11 11 California Division of Juvenile Facilities Institutional Population 1996 – 2011 (as of December 31 each year) Source: Ca. Dept. of Corrections & Rehabilitation SB 81 Commonweal

12 12  1996: Sliding scale fees imposed for level V-VII commitments– CYA population drops swiftly  2000: Proposition 21 opens new doors to adult court  2004: Consent Decree in Farrell case vs. CYA– generates program costs that are catalysts for SB 81  2007: SB 81 bans future commitments of non-707 youth  2010: DJJ parole is realigned to county probation  2012: Governor proposes to close DJJ, proposal dies but time adds are banned, age of jurisdiction is lowerred Downsizing the CA Div. of Juvenile Justice Major Milestones DJJ POP 10,000 1,000 Commonweal

13 13 CYA-DJF Institution Closures Since 2000 CLOSEDFACLITIESRatedCapacityYearClosed Fred Nelles Karl Holton NCRC DW Nelson Paso Robles Stark Preston SCRC Total4,757-- STILLOPENRatedCapacityChaderjian600 OH Close 379 Ventura- M 381 Ventura- F 295 Total1,655 Commonweal

14 14 Juvenile Court 1 st Commitments (709) Adult Court E & M Cases (157) Juvenile Court Parole Violators (56) Source: CA Division of Juvenile Facilities, Research Div. DJJ Institutional Population June 30, 2012 by Court and Type of Commitment N= 922 inmates Commonweal

15 Governor Proposes Full closure of DJJ in 2012 Counties rebel against the plan, Advocates are divided on shutdown terms Governor’s plan: close DJJ, pay counties $200 ml. more County response: “forget about it” Cite public safety concerns, lack of treatment resources Shutdown proposal is pulled back by Governor- dies Advocates split on merits Some press for complete shutdown. Others say shutdown premature without safeguards to stop flow of youth to state prison Prospects for future shutdown of what’s left of DJJ are dim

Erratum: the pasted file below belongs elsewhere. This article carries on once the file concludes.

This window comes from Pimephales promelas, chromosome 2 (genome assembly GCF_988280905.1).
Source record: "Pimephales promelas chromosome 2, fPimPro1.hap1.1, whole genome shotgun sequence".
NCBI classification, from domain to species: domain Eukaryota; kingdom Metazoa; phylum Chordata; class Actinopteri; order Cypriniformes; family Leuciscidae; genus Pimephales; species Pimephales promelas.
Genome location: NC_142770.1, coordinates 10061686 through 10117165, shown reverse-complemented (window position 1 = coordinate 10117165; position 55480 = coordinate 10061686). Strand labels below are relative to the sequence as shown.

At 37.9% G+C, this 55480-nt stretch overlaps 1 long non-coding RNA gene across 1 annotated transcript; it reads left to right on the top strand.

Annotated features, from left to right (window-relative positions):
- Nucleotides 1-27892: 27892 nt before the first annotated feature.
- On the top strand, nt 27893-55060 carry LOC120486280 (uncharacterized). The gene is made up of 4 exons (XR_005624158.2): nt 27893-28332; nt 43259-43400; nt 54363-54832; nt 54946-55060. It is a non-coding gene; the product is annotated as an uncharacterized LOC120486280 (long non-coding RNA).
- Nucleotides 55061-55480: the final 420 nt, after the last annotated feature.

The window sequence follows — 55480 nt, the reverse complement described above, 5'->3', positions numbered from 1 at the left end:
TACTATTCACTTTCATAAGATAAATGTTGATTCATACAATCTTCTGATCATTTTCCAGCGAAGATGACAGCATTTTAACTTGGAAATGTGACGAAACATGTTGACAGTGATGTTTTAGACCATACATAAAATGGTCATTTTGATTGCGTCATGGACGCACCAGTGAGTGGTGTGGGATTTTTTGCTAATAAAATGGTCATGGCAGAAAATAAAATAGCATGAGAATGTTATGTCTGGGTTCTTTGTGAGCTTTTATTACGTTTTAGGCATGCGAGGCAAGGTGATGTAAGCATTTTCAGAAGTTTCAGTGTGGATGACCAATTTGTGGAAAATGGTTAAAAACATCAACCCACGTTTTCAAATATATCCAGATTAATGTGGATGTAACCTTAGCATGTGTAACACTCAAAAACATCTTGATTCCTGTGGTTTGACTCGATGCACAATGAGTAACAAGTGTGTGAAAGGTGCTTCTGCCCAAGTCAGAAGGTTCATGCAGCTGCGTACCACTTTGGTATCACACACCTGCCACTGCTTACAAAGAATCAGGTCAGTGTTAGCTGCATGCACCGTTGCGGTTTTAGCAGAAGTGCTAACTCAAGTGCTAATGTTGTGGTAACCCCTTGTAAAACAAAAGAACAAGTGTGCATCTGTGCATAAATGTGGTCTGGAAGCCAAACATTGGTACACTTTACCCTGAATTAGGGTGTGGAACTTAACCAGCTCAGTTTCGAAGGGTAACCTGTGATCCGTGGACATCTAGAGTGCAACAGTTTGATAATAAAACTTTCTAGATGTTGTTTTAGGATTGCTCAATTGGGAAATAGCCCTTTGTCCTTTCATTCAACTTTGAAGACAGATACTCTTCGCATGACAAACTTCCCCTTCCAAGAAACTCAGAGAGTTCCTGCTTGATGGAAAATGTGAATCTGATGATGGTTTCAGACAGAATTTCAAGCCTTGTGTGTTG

16 DJJ Legislative Outcome In lieu of closure, modest downsizing controls were adopted in budget trailer bills in 2012:   DJJ time adds to sentence are eliminated completely   Top DJJ age of jurisdiction drops from 25 to 23   The 2011 county commitment fee is reduced from $125,000 to $24,000 per ward per year   State parole will now end 18 months earlier (Jan. 2013) Commonweal

17   In re C.H. Ca Supreme Court, 53 Cal.4th 94 (Dec. 2011) Opinion interprets SB 81 language as failing to authorize commitments of non WIC 707(b) sex offenders to DJJ Legislature quickly responds by rewriting the statute to clarify the court’s authority to commit a non-707 sex offender to DJJ (AB 324, effective For still-confined sex offenders sent to DJJ between (N=65), whose commitments were invalid under In re C.H., AB 324 permits DJJ to keep them in DJJ to age 21 under contract with the committing county. (   In re Greg F. (CA Supreme Court, August 2012, docket S191868) Upholds dismissal of lesser prior using WIC 782 to validate DJJ commitment on a prior WIC 707(b) offense (reversing the DCA on this). Holds that Legislature never intended WIC 733 commitment language limit to trump Juvenile Court discretion to dismiss under WIC 782 Result: Ward with county disposition on a WIC 707/sex case can be leapfrogged into DJJ by dismissing an intervening, non-qualifying offense. Cases affecting DJJ commitments in 2012

18 Juvenile Justice Realignment-- County level issues